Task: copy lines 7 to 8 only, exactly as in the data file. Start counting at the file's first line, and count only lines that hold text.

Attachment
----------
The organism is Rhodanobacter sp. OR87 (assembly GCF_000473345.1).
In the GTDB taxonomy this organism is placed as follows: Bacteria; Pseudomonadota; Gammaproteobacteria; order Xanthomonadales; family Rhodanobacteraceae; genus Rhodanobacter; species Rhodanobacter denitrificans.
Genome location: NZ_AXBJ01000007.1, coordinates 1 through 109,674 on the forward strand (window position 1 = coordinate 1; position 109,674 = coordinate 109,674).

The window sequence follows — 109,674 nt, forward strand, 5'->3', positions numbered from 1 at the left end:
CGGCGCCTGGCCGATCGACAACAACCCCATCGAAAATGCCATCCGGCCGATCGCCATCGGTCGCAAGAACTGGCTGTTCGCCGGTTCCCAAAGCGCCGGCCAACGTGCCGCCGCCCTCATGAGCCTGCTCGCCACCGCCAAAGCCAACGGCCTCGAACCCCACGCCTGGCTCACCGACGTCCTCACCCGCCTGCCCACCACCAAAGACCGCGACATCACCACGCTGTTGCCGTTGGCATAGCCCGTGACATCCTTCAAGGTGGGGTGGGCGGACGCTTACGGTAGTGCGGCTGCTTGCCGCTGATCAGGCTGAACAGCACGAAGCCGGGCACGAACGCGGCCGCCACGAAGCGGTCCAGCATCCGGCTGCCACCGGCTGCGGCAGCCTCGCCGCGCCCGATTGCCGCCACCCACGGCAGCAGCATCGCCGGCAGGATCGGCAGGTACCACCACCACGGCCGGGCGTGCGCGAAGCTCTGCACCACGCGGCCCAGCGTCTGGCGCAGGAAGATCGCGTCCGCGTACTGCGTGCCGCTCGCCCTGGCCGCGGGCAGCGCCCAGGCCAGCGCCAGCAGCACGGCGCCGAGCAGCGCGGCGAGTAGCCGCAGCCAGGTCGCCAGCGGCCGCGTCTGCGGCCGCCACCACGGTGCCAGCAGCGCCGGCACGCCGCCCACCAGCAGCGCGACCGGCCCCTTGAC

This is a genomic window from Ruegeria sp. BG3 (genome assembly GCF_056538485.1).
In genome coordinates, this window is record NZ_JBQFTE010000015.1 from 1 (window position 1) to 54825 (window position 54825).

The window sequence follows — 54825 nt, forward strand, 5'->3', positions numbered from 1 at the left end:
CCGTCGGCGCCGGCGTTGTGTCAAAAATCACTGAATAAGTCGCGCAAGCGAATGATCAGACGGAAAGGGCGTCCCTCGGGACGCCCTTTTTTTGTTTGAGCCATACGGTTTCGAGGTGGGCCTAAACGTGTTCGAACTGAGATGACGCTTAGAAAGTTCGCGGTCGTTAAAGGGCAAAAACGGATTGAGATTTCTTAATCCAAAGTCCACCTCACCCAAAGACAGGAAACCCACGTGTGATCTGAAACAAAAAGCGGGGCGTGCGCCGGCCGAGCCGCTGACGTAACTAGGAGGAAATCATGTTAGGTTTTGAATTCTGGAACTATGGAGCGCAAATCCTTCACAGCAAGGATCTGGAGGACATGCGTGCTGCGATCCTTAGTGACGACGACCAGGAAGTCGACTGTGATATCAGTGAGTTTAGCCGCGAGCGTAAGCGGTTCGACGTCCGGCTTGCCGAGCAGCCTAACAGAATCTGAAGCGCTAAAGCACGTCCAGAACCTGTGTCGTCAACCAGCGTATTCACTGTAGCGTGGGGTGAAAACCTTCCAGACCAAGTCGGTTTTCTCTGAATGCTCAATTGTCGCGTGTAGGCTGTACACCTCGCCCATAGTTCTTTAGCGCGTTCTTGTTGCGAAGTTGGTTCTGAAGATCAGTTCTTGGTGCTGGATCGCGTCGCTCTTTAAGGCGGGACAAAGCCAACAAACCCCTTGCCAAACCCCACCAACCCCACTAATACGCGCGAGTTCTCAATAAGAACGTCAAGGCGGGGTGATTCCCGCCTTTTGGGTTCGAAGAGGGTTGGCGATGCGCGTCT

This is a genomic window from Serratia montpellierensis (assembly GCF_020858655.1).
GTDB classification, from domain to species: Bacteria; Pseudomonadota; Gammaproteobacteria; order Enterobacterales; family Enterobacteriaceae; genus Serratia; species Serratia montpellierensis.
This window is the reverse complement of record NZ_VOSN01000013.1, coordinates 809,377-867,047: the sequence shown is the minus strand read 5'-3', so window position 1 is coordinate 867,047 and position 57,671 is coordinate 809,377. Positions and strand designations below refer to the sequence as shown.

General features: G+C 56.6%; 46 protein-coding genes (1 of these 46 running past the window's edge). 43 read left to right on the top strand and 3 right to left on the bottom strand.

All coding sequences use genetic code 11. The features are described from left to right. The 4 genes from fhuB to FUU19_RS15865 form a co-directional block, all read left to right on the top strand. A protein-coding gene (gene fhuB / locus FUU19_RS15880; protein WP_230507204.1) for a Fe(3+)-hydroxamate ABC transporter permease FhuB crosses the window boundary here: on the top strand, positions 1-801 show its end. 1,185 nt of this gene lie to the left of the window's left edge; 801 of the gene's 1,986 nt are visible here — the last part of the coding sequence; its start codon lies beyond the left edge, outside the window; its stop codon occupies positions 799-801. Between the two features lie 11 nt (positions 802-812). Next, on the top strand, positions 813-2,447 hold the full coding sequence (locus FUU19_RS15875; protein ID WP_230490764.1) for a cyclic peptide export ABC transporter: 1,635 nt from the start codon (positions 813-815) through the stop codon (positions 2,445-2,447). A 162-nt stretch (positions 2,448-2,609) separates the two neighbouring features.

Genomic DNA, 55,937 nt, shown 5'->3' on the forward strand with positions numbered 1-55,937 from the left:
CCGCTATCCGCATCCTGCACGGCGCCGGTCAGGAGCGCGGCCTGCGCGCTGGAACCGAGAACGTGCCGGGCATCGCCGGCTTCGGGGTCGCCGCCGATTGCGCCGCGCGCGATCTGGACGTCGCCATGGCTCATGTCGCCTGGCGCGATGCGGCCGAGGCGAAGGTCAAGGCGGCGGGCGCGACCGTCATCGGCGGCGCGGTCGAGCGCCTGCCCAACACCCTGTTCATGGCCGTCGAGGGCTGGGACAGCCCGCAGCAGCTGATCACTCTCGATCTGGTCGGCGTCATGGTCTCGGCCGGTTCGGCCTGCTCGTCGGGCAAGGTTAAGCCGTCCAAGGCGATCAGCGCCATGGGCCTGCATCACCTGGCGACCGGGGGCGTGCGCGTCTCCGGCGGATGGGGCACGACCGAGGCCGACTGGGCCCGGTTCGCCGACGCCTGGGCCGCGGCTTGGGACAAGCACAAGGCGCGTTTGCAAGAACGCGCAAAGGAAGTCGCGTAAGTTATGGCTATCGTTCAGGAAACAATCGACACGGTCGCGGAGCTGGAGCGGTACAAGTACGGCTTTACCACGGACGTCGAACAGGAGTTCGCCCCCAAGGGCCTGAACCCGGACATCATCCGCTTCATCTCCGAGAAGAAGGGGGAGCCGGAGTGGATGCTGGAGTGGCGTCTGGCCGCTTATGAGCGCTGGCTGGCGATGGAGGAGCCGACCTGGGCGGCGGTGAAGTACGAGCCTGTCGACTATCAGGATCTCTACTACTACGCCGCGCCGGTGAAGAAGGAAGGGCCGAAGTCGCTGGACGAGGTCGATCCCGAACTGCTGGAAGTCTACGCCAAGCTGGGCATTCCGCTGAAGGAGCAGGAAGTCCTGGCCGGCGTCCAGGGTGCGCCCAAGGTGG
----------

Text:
In genome coordinates, this window is record NZ_JBQFTE010000015.1 from 1 (window position 1) to 54825 (window position 54825).

The window sequence follows — 54825 nt, forward strand, 5'->3', positions numbered from 1 at the left end: